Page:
Question: I heard in a shiur that one must not eat before lighting the menora. My husband does not come home from work until about seven o’clock. Can I not eat at all that night before he lights?
Answer: The Magen Avraham (672:5) writes that one should light their menora with their family members present, and ideally before eating. He adds, quoting the Maharshal, that when it is time to light, one should not even sit down to learn Torah, but should perform the mitzva as soon as one can (See Mishna Berura 672:10).
The Shulchan Aruch (OC 235:2) writes that one must not begin eating half an hour before the time of maariv. However, the Mishna Berura (235:18) writes that if one asked another person to remind them to daven then one may eat. This even applies if it is already nacht and one could say shema already.
R’ Betzalel Stern (Betzel Hachachma 4:58) writes that while women are obligated to light the menorah, they should be allowed to eat while waiting for their husbands to light. He compares it to a father who is allowed to eat the morning of his son’s bris before it is performed if he has appointed a mohel to perform the milah. Nonetheless, the minhag is for women not to eat before the menorah is lit, especially as they are supposed to be present and involved with the lighting. If necessary, such as there will be a long wait, once can be lenient and eat (See Rivevos Ephraim 4:163:29).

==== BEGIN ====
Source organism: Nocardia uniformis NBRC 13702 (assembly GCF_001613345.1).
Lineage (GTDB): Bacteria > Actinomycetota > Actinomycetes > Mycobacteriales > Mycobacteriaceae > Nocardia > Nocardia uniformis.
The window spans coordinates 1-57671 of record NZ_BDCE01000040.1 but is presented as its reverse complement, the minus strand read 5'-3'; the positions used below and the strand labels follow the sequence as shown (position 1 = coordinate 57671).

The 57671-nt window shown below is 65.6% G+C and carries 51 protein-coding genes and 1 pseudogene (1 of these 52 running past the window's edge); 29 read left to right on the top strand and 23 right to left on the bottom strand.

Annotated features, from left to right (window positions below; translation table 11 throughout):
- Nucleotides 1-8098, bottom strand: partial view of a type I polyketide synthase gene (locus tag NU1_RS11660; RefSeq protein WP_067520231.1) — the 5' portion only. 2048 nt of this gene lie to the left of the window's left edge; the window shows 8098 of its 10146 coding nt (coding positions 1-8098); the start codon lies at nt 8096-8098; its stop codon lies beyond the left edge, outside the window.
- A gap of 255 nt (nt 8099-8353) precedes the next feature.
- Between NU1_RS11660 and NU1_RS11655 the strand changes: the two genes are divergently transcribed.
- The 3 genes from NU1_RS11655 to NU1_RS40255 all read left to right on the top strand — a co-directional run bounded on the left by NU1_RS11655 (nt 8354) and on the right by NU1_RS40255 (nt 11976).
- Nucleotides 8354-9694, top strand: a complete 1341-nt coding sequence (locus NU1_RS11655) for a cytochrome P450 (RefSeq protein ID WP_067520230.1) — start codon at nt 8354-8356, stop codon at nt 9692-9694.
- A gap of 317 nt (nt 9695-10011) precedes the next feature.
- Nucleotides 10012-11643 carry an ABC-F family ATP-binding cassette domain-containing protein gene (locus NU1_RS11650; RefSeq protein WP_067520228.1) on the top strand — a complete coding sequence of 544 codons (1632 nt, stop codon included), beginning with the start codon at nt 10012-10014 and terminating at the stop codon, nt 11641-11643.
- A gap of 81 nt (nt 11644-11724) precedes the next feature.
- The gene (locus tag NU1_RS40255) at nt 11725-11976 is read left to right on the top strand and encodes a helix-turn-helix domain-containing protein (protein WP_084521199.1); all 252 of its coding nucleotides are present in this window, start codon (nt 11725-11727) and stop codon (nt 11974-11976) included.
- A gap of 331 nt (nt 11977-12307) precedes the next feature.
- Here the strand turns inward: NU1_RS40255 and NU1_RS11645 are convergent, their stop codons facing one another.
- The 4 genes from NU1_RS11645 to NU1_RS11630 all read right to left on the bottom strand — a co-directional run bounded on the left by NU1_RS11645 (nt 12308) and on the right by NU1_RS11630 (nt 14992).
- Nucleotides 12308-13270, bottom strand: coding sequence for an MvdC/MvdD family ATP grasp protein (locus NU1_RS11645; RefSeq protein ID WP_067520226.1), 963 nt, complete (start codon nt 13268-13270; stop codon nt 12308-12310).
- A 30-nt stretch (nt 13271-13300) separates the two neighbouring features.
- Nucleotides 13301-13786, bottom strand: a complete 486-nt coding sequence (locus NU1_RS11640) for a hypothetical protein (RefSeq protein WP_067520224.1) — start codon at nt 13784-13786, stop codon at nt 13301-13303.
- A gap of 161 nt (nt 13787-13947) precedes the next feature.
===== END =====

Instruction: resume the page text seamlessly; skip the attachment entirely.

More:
R’ Gavriel Zinner (Nitei Gavriel, Chanuka 5:5) adds that as the prohibition is only to eat a full meal, it would be best for her to eat snacks or fruit while they are waiting rather than eat a full meal.
If she must eat a meal, she should ask someone to remind her to perform the mitzva.
In conclusion, one may have a snack while one is waiting for their husband to come home and light the menora. If one needs to sit down for a meal, they should ask someone to remind them to perform the mitzva.